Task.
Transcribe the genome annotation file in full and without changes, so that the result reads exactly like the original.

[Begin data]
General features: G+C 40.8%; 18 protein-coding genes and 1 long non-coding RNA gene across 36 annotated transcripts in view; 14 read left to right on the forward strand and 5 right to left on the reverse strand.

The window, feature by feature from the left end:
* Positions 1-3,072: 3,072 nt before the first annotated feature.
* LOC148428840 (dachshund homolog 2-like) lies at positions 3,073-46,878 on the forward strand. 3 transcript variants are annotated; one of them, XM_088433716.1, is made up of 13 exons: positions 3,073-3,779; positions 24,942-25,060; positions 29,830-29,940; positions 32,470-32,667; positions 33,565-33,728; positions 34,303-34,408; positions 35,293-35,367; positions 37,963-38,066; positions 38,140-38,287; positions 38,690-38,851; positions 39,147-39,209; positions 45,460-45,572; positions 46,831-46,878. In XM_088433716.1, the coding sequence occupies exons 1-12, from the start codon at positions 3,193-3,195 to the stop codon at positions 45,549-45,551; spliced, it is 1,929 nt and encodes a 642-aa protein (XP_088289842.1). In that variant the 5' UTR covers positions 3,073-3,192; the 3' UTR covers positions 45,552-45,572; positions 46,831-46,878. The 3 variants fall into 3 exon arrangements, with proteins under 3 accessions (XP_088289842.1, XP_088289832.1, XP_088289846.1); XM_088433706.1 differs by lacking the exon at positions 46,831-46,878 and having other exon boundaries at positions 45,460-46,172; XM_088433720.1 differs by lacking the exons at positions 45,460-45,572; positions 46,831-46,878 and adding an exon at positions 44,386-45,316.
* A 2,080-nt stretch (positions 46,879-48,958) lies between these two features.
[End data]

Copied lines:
General features: G+C 40.8%; 18 protein-coding genes and 1 long non-coding RNA gene across 36 annotated transcripts in view; 14 read left to right on the forward strand and 5 right to left on the reverse strand.

The window, feature by feature from the left end:
* Positions 1-3,072: 3,072 nt before the first annotated feature.
* LOC148428840 (dachshund homolog 2-like) lies at positions 3,073-46,878 on the forward strand. 3 transcript variants are annotated; one of them, XM_088433716.1, is made up of 13 exons: positions 3,073-3,779; positions 24,942-25,060; positions 29,830-29,940; positions 32,470-32,667; positions 33,565-33,728; positions 34,303-34,408; positions 35,293-35,367; positions 37,963-38,066; positions 38,140-38,287; positions 38,690-38,851; positions 39,147-39,209; positions 45,460-45,572; positions 46,831-46,878. In XM_088433716.1, the coding sequence occupies exons 1-12, from the start codon at positions 3,193-3,195 to the stop codon at positions 45,549-45,551; spliced, it is 1,929 nt and encodes a 642-aa protein (XP_088289842.1). In that variant the 5' UTR covers positions 3,073-3,192; the 3' UTR covers positions 45,552-45,572; positions 46,831-46,878. The 3 variants fall into 3 exon arrangements, with proteins under 3 accessions (XP_088289842.1, XP_088289832.1, XP_088289846.1); XM_088433706.1 differs by lacking the exon at positions 46,831-46,878 and having other exon boundaries at positions 45,460-46,172; XM_088433720.1 differs by lacking the exons at positions 45,460-45,572; positions 46,831-46,878 and adding an exon at positions 44,386-45,316.
* A 2,080-nt stretch (positions 46,879-48,958) lies between these two features.